Tuesday 12 November 2019 7:30 - 8:30 PM
Despite near extinction from commercial whaling, humpback whales are slowly recovering after 50 years of protection. They undertake one of the longest known migrations from tropical winter breeding grounds to Antarctic summer feeding grounds. We recently revealed the complex migration paths of these whales; showing different northern and southern pathways past NZ. Our multi-disciplinary approach using non-lethal research tools e.g., satellite telemetry, genetics, aging and hormone analysis, gives us the best understanding of the humpback whales spanning ~3,600km of Oceania and ~4,500km of Antarctic waters. With the focus now on the whales’ role as ecosystem engineers and how climate change affects population recovery, there are interesting questions needing answers.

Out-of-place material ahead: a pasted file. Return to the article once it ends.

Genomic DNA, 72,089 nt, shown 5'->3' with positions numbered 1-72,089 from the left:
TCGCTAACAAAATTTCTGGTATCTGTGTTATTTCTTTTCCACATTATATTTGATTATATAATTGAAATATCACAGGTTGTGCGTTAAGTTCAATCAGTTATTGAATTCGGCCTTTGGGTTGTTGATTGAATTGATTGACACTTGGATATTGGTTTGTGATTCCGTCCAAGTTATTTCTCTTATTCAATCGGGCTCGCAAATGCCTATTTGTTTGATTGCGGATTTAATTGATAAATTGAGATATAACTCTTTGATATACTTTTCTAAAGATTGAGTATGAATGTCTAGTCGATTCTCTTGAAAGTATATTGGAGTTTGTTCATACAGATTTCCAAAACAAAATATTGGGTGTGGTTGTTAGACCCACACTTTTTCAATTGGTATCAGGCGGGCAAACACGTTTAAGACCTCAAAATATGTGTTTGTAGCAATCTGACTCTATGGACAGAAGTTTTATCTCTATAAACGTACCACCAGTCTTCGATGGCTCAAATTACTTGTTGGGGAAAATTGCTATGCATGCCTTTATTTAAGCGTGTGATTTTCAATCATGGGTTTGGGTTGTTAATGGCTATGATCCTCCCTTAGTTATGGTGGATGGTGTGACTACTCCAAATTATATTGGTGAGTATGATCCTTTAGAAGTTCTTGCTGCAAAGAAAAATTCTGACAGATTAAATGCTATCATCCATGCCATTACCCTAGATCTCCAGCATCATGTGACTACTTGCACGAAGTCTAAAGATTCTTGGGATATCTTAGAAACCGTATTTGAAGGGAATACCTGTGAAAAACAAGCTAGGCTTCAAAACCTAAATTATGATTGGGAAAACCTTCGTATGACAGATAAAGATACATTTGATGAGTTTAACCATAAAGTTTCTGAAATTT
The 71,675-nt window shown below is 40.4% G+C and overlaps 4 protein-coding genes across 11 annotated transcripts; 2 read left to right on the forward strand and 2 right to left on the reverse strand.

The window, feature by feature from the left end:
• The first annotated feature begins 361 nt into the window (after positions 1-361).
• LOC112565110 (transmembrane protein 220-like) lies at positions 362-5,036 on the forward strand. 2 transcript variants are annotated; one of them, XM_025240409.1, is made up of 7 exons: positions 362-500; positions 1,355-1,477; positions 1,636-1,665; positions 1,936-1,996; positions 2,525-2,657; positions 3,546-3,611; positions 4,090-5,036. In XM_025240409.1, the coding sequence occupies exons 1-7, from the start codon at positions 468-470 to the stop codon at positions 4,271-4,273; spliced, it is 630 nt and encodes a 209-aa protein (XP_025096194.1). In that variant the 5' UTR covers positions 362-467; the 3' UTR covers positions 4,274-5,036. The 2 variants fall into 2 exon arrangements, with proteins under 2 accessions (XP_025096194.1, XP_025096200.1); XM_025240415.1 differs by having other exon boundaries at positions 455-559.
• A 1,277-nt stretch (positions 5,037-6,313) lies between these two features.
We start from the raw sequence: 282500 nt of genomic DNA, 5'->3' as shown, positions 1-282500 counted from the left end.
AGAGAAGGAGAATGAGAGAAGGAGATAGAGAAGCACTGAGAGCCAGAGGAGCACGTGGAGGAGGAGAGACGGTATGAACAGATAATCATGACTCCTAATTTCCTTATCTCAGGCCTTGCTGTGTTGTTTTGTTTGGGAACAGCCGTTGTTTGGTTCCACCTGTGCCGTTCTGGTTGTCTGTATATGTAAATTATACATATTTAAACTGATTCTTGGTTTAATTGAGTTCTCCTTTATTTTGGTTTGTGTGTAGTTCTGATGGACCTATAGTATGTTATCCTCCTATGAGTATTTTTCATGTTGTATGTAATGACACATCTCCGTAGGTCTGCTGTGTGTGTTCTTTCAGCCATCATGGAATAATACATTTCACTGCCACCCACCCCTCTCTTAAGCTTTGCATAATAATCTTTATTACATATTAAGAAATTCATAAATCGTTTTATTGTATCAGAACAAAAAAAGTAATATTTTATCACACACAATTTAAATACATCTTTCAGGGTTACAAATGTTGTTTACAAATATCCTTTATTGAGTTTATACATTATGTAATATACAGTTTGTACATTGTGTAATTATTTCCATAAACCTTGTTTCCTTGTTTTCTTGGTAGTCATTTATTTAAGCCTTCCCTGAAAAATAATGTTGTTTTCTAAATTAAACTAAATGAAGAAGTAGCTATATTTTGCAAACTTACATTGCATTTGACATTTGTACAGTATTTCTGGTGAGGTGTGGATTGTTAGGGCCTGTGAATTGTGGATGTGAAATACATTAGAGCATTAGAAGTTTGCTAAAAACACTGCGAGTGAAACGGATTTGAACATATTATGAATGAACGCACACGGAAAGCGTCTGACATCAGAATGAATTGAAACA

Associate Professor Rochelle Constantine is a conservation biologist and behavioural ecologist who uses multi-disciplinary research to answer challenging questions about marine megafauna. She chairs an international project on humpback whale connectivity and runs projects on whales, dolphins, sharks and seabirds to understand their abundance, distribution, movement patterns and the environmental drivers behind their habitat use in our changing oceans.
Please register for this talk so we can plan seating for the expected numbers. A $5 donation on arrival at the door is appreciated but not compulsory.